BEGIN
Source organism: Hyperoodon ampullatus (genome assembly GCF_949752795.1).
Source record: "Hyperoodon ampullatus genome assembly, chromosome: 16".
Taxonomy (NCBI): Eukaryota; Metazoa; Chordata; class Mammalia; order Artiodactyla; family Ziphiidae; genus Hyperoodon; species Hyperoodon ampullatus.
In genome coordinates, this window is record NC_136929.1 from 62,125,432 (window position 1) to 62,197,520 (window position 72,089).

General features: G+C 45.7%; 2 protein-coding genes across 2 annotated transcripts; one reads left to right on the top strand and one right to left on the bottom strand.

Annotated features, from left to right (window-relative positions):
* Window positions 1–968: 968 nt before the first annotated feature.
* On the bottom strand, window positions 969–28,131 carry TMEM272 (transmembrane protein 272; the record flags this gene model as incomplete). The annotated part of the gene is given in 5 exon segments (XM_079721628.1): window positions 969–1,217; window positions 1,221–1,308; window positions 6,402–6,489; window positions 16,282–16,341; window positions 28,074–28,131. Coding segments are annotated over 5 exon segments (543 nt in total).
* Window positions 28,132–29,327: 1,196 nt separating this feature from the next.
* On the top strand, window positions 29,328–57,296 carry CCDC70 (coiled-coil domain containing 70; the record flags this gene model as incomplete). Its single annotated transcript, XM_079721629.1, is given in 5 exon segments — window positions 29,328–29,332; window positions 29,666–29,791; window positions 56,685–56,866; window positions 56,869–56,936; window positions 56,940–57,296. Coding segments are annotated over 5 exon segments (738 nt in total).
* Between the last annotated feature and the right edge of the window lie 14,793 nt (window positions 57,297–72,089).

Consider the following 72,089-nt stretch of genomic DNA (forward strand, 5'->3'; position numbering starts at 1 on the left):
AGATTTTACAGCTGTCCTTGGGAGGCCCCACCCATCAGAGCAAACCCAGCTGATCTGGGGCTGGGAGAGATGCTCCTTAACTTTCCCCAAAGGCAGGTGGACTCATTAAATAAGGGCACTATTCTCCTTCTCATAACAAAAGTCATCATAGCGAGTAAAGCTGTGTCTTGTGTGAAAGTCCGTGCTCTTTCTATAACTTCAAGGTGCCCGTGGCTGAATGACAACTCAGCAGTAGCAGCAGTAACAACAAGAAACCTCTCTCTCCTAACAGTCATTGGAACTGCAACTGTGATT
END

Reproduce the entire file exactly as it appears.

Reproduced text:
Source organism: Hyperoodon ampullatus (genome assembly GCF_949752795.1).
Source record: "Hyperoodon ampullatus genome assembly, chromosome: 16".
Taxonomy (NCBI): Eukaryota; Metazoa; Chordata; class Mammalia; order Artiodactyla; family Ziphiidae; genus Hyperoodon; species Hyperoodon ampullatus.
In genome coordinates, this window is record NC_136929.1 from 62,125,432 (window position 1) to 62,197,520 (window position 72,089).

General features: G+C 45.7%; 2 protein-coding genes across 2 annotated transcripts; one reads left to right on the top strand and one right to left on the bottom strand.

Annotated features, from left to right (window-relative positions):
* Window positions 1–968: 968 nt before the first annotated feature.
* On the bottom strand, window positions 969–28,131 carry TMEM272 (transmembrane protein 272; the record flags this gene model as incomplete). The annotated part of the gene is given in 5 exon segments (XM_079721628.1): window positions 969–1,217; window positions 1,221–1,308; window positions 6,402–6,489; window positions 16,282–16,341; window positions 28,074–28,131. Coding segments are annotated over 5 exon segments (543 nt in total).
* Window positions 28,132–29,327: 1,196 nt separating this feature from the next.
* On the top strand, window positions 29,328–57,296 carry CCDC70 (coiled-coil domain containing 70; the record flags this gene model as incomplete). Its single annotated transcript, XM_079721629.1, is given in 5 exon segments — window positions 29,328–29,332; window positions 29,666–29,791; window positions 56,685–56,866; window positions 56,869–56,936; window positions 56,940–57,296. Coding segments are annotated over 5 exon segments (738 nt in total).
* Between the last annotated feature and the right edge of the window lie 14,793 nt (window positions 57,297–72,089).

Consider the following 72,089-nt stretch of genomic DNA (forward strand, 5'->3'; position numbering starts at 1 on the left):
AGATTTTACAGCTGTCCTTGGGAGGCCCCACCCATCAGAGCAAACCCAGCTGATCTGGGGCTGGGAGAGATGCTCCTTAACTTTCCCCAAAGGCAGGTGGACTCATTAAATAAGGGCACTATTCTCCTTCTCATAACAAAAGTCATCATAGCGAGTAAAGCTGTGTCTTGTGTGAAAGTCCGTGCTCTTTCTATAACTTCAAGGTGCCCGTGGCTGAATGACAACTCAGCAGTAGCAGCAGTAACAACAAGAAACCTCTCTCTCCTAACAGTCATTGGAACTGCAACTGTGATT